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Following eviction moratorium ruling, Reps. Leland, Crossman issue statements

February 26, 2021
Jeffrey A. Crossman News

COLUMBUS—After a federal judge in Texas ruled the CDC eviction moratorium unconstitutional yesterday, the sponsors of House Bill 20, which would institute a statewide eviction and foreclosure moratorium for the duration of the COVID-19 crisis, issued statements in response to the ruling:

“The CDC eviction moratorium offered critical protection for at-risk families, but now we know it may not be enough,” said Rep. David Leland (D-Columbus). “It’s time for Ohio to step up and protect its most vulnerable citizens from the economic fallout of the pandemic. It’s time to pass House Bill 20.”

Ohio is one of the few states that failed to implement a state specific eviction moratorium during the COVID-19 crisis. Reps. Leland and Crossman first introduced their eviction and foreclosure moratorium as House Bill 562 in March of 2020 during the 133rd General Assembly. They reintroduced the bill (HB 20) in January once the 134th General Assembly started.

“We proposed this state specific moratorium because we knew the federal moratorium was insufficient for many reasons. Now, people’s homes are threatened by a group of business interests in Texas who could not care less about the people of Ohio. It’s clear that we cannot delay this important legislation any longer if we aim to keep individuals and families in their homes amid a pandemic that has wreaked significant hardships on the people of Ohio,” said Rep. Jeffrey Crossman (D-Parma).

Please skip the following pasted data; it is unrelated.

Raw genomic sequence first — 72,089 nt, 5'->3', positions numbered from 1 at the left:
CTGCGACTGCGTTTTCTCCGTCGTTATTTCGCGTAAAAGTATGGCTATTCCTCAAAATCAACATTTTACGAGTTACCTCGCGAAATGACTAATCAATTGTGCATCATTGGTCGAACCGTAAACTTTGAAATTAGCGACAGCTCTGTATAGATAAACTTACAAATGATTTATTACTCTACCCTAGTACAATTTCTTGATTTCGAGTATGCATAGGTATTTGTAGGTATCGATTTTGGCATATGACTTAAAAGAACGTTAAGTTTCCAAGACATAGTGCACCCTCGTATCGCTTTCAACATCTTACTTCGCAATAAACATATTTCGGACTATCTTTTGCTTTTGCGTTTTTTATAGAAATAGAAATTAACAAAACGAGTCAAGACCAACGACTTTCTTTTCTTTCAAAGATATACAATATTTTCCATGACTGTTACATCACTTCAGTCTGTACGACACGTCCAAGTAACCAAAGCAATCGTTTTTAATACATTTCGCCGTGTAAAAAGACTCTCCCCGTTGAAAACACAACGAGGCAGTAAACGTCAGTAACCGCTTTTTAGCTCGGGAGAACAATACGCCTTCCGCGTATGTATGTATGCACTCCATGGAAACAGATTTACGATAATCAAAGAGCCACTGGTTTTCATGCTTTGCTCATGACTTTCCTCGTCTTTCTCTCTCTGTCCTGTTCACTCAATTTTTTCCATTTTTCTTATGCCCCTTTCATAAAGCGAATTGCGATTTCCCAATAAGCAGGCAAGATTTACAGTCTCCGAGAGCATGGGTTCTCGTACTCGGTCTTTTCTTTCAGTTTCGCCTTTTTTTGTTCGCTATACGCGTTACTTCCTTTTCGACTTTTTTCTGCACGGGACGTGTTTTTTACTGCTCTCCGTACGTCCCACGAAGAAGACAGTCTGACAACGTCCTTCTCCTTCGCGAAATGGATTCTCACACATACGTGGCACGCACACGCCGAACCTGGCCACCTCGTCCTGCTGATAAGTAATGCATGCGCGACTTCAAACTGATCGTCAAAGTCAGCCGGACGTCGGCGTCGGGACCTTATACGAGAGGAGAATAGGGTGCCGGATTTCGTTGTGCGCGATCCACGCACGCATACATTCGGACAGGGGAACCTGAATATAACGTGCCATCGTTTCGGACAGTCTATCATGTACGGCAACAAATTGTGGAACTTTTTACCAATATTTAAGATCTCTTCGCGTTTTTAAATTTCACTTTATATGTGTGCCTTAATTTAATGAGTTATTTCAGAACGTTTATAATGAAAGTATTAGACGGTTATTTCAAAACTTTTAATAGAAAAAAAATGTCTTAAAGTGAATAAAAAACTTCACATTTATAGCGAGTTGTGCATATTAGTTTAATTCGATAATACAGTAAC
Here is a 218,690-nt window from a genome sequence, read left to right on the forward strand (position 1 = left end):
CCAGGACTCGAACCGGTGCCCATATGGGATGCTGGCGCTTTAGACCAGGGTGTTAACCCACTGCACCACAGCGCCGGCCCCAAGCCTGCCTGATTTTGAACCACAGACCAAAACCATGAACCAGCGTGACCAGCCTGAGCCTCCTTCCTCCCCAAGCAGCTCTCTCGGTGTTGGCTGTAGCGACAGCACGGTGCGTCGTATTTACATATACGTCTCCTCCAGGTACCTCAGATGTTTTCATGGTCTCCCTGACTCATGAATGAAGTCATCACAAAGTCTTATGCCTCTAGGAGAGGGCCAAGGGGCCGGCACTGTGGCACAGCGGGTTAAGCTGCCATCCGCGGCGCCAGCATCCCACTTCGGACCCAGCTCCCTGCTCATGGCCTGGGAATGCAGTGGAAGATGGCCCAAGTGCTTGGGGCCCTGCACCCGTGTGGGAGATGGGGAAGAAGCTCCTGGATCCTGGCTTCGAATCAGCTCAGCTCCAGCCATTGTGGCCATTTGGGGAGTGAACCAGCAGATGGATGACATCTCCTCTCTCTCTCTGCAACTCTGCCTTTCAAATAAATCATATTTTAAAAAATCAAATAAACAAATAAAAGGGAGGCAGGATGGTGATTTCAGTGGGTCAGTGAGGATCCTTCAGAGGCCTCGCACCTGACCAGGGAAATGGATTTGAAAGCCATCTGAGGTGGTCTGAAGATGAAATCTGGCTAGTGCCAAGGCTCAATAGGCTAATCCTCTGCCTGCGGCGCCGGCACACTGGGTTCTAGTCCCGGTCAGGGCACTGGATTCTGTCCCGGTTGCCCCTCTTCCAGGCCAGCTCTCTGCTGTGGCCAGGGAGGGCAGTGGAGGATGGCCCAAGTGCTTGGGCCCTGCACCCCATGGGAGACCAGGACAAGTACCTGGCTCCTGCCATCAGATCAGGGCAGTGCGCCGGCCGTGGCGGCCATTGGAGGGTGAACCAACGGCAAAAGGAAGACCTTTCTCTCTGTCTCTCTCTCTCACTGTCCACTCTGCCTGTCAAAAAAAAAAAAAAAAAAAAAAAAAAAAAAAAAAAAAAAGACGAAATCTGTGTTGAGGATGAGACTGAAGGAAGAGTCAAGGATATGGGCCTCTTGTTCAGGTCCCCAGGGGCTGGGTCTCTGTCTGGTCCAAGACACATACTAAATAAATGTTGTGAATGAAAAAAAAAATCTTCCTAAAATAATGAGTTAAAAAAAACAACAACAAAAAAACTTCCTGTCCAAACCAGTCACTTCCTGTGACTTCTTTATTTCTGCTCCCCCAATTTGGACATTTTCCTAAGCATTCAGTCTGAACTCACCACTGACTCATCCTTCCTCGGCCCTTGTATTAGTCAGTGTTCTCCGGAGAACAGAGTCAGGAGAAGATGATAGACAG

The judge who made the ruling did not issue an injunction and, as a result, the moratorium remains in effect pending appeal.  Nevertheless, the ruling has cast doubt on whether judges across the country will honor the CDC’s moratorium to delay evictions or whether judges will disregard the CDC’s moratorium due to the prospect of additional litigation that will likely result from this recent Texas ruling.  A statewide moratorium, as proposed by HB 20, could clarify this now unsettled area of law.